Selina Graham has just finished her stint as High Sheriff in Shropshire. As she posted on Instagram, the uniform has been out 92 times and among the highlights of 432 official engagements were the 53 Outstanding young citizens awards, the 23 High Sheriff’s Awards for people going above and beyond in the community and just over £170K raised for charity. It’s been a great run. She talked to LGL about the historical role, the opportunity to learn how much our community groups are filling vital social gaps and where it leads her after she steps down.
Introduce us to the role of High Sheriff and, also, what motivated you?
It’s an incredibly ancient institution – the oldest continuous office under the crown in the country. The original “Shire Reeves” were Royal officials appointed to enforce the King’s interests in a County, in particular the collection of revenues and the enforcement of law and order, which didn’t always make them that popular. The Sheriff of Nottingham was a notable PR disaster!
Gradually those powers have eroded, and sadly the only thing we are still allowed to be paid for is attendance at public executions! But we do still have responsibility for law and order. Much of my work this year has been connected to the criminal justice system in some way or another. I’ve been to prisons and rehabilitation centres, sat with high court judges, crown court judges and magistrates. I’ve visited the probation service, the coroner, and spent many hours with the police. We’re in the wonderful position to be able to look from the outside in on all sorts of things, and then great to be able to share the knowledge learnt. But mainly it’s about supporting and thanking. It has been a steep learning curve,
Essentially, it’s the ability to make a difference. Being High Sheriff gives you access to people and places that you would never have met or been to as simply Selina Graham. Almost everyone answers the phone to the High Sheriff, people have been incredibly patient, welcoming and friendly this year and by learning what people do, thanking them, listening to concerns and challenges, connecting them to others it enhances the impact of those who are already trying to do so much good in the County.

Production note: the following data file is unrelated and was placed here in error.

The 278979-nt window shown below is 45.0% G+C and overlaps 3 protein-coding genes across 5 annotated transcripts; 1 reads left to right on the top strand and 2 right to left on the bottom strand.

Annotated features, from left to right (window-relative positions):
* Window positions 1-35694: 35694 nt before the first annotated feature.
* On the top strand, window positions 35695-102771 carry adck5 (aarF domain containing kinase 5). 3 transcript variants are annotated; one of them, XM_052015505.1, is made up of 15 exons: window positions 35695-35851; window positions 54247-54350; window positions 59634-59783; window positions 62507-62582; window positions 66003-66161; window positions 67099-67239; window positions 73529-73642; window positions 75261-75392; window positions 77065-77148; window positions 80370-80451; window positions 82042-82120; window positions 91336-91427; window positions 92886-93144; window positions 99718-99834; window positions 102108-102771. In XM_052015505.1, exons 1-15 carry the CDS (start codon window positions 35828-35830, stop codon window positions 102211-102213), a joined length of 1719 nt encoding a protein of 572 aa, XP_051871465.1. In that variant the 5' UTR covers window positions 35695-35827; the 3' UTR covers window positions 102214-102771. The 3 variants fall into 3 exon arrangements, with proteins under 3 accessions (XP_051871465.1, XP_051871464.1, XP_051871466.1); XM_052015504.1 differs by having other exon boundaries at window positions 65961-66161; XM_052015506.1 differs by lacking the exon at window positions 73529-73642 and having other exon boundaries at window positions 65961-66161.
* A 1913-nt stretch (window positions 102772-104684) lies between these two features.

How do you feel as the role comes to an end? Are you frustrated that you can’t continue what you’ve started?
Mixed feelings – definitely exhausted, so to that extent relieved, but it has been an extraordinary privilege, and I have loved meeting people, admiring what they do, and helping where possible. One of the major things that a High Sheriff can bring to the role is energy – and that runs out if it is not for a pretty finite period, and it is time for somebody else’s energy to be injected into the County.
Mandy [ed. Mandy Thorne is the new High Sheriff for Shropshire 2023-2024] will do a wonderful job. Among the things I will take away are the contacts I’ve made this year—all the connections and ideas and initiatives started will not just stop. The velvet jacket and ostrich feathered hat will join my wedding dress at the top of the cupboard, but I’m still going to keep in touch with lots of new friends and acquaintances and follow through with the ideas we came up with.
And because you have historical ties to Shropshire, has it been added value getting to roam around Shropshire? Is there anything that you have discovered that you may not have known?
There is so much that I have learned! There have been places I didn’t even know existed, like the village of Ryton where I met Shropshire Child Contact Centres, which has a village hall with the most stunning views across Shropshire. It’s impossible to single out one place, driving to Clun and Bishop’s Castle you want the journey to never end, walking around Ellesmere, visiting the canal there, or being shown the highlights of Wellington by the Love Wellington team … I spent an afternoon in Ludlow with the Friends of Whitcliffe Common and that was a real treat, it was a beautiful blue sky afternoon, just looking down across Ludlow. It is such a gem, volunteers have looked after the common since the 1800s – and you can see why they might like to!